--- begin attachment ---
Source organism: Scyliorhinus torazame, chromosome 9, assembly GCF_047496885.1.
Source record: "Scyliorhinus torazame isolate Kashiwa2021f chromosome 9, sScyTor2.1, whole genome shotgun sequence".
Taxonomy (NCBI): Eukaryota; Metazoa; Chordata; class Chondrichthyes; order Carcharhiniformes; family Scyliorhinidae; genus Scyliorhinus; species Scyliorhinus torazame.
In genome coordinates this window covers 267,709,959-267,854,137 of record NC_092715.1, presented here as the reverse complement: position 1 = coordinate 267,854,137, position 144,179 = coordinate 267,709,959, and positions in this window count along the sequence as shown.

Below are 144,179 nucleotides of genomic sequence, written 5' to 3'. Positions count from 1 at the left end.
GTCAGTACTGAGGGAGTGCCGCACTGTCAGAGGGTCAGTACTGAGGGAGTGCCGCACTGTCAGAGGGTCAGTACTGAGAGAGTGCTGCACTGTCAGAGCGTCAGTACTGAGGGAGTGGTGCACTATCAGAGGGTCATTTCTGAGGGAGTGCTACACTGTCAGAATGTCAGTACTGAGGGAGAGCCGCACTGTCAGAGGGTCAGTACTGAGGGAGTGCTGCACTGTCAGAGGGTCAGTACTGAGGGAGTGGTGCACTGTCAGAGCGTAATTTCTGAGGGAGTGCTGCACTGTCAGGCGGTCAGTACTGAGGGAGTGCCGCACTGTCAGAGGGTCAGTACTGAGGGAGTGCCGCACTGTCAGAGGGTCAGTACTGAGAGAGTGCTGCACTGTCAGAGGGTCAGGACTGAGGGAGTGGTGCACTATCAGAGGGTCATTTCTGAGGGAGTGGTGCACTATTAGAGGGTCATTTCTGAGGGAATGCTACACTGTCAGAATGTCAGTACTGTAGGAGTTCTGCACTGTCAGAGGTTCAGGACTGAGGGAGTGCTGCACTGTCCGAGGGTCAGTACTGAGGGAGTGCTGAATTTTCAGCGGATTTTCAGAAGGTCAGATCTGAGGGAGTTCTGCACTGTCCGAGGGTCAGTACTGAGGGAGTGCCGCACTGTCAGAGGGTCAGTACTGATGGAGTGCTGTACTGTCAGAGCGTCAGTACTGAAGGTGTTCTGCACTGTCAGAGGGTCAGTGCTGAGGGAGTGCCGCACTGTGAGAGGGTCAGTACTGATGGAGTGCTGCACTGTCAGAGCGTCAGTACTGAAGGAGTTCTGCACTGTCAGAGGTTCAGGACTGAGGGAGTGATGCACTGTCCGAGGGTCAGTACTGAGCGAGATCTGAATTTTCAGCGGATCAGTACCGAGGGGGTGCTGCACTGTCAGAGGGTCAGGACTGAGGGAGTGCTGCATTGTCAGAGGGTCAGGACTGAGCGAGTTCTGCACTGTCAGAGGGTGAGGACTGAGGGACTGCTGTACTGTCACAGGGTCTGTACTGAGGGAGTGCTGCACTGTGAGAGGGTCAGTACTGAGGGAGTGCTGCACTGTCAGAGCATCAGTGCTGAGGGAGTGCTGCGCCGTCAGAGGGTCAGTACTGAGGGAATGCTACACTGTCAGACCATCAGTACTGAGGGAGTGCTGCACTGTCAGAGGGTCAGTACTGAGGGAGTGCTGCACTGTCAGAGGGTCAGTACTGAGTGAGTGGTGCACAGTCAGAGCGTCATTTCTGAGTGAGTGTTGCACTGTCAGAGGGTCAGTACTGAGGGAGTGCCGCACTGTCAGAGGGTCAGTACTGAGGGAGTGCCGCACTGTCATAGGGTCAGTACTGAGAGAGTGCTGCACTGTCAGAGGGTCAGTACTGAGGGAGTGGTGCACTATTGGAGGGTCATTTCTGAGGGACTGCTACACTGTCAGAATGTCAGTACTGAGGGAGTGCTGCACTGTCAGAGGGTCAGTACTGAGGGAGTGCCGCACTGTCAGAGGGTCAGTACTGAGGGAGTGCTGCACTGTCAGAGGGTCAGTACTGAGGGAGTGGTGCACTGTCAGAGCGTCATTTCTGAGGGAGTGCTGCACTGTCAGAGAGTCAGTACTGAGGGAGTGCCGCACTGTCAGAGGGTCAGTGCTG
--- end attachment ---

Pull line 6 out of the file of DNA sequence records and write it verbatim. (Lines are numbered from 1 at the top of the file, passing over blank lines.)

GTCAGTACTGAGGGAGTGCCGCACTGTCAGAGGGTCAGTACTGAGGGAGTGCCGCACTGTCAGAGGGTCAGTACTGAGAGAGTGCTGCACTGTCAGAGCGTCAGTACTGAGGGAGTGGTGCACTATCAGAGGGTCATTTCTGAGGGAGTGCTACACTGTCAGAATGTCAGTACTGAGGGAGAGCCGCACTGTCAGAGGGTCAGTACTGAGGGAGTGCTGCACTGTCAGAGGGTCAGTACTGAGGGAGTGGTGCACTGTCAGAGCGTAATTTCTGAGGGAGTGCTGCACTGTCAGGCGGTCAGTACTGAGGGAGTGCCGCACTGTCAGAGGGTCAGTACTGAGGGAGTGCCGCACTGTCAGAGGGTCAGTACTGAGAGAGTGCTGCACTGTCAGAGGGTCAGGACTGAGGGAGTGGTGCACTATCAGAGGGTCATTTCTGAGGGAGTGGTGCACTATTAGAGGGTCATTTCTGAGGGAATGCTACACTGTCAGAATGTCAGTACTGTAGGAGTTCTGCACTGTCAGAGGTTCAGGACTGAGGGAGTGCTGCACTGTCCGAGGGTCAGTACTGAGGGAGTGCTGAATTTTCAGCGGATTTTCAGAAGGTCAGATCTGAGGGAGTTCTGCACTGTCCGAGGGTCAGTACTGAGGGAGTGCCGCACTGTCAGAGGGTCAGTACTGATGGAGTGCTGTACTGTCAGAGCGTCAGTACTGAAGGTGTTCTGCACTGTCAGAGGGTCAGTGCTGAGGGAGTGCCGCACTGTGAGAGGGTCAGTACTGATGGAGTGCTGCACTGTCAGAGCGTCAGTACTGAAGGAGTTCTGCACTGTCAGAGGTTCAGGACTGAGGGAGTGATGCACTGTCCGAGGGTCAGTACTGAGCGAGATCTGAATTTTCAGCGGATCAGTACCGAGGGGGTGCTGCACTGTCAGAGGGTCAGGACTGAGGGAGTGCTGCATTGTCAGAGGGTCAGGACTGAGCGAGTTCTGCACTGTCAGAGGGTGAGGACTGAGGGACTGCTGTACTGTCACAGGGTCTGTACTGAGGGAGTGCTGCACTGTGAGAGGGTCAGTACTGAGGGAGTGCTGCACTGTCAGAGCATCAGTGCTGAGGGAGTGCTGCGCCGTCAGAGGGTCAGTACTGAGGGAATGCTACACTGTCAGACCATCAGTACTGAGGGAGTGCTGCACTGTCAGAGGGTCAGTACTGAGGGAGTGCTGCACTGTCAGAGGGTCAGTACTGAGTGAGTGGTGCACAGTCAGAGCGTCATTTCTGAGTGAGTGTTGCACTGTCAGAGGGTCAGTACTGAGGGAGTGCCGCACTGTCAGAGGGTCAGTACTGAGGGAGTGCCGCACTGTCATAGGGTCAGTACTGAGAGAGTGCTGCACTGTCAGAGGGTCAGTACTGAGGGAGTGGTGCACTATTGGAGGGTCATTTCTGAGGGACTGCTACACTGTCAGAATGTCAGTACTGAGGGAGTGCTGCACTGTCAGAGGGTCAGTACTGAGGGAGTGCCGCACTGTCAGAGGGTCAGTACTGAGGGAGTGCTGCACTGTCAGAGGGTCAGTACTGAGGGAGTGGTGCACTGTCAGAGCGTCATTTCTGAGGGAGTGCTGCACTGTCAGAGAGTCAGTACTGAGGGAGTGCCGCACTGTCAGAGGGTCAGTGCTG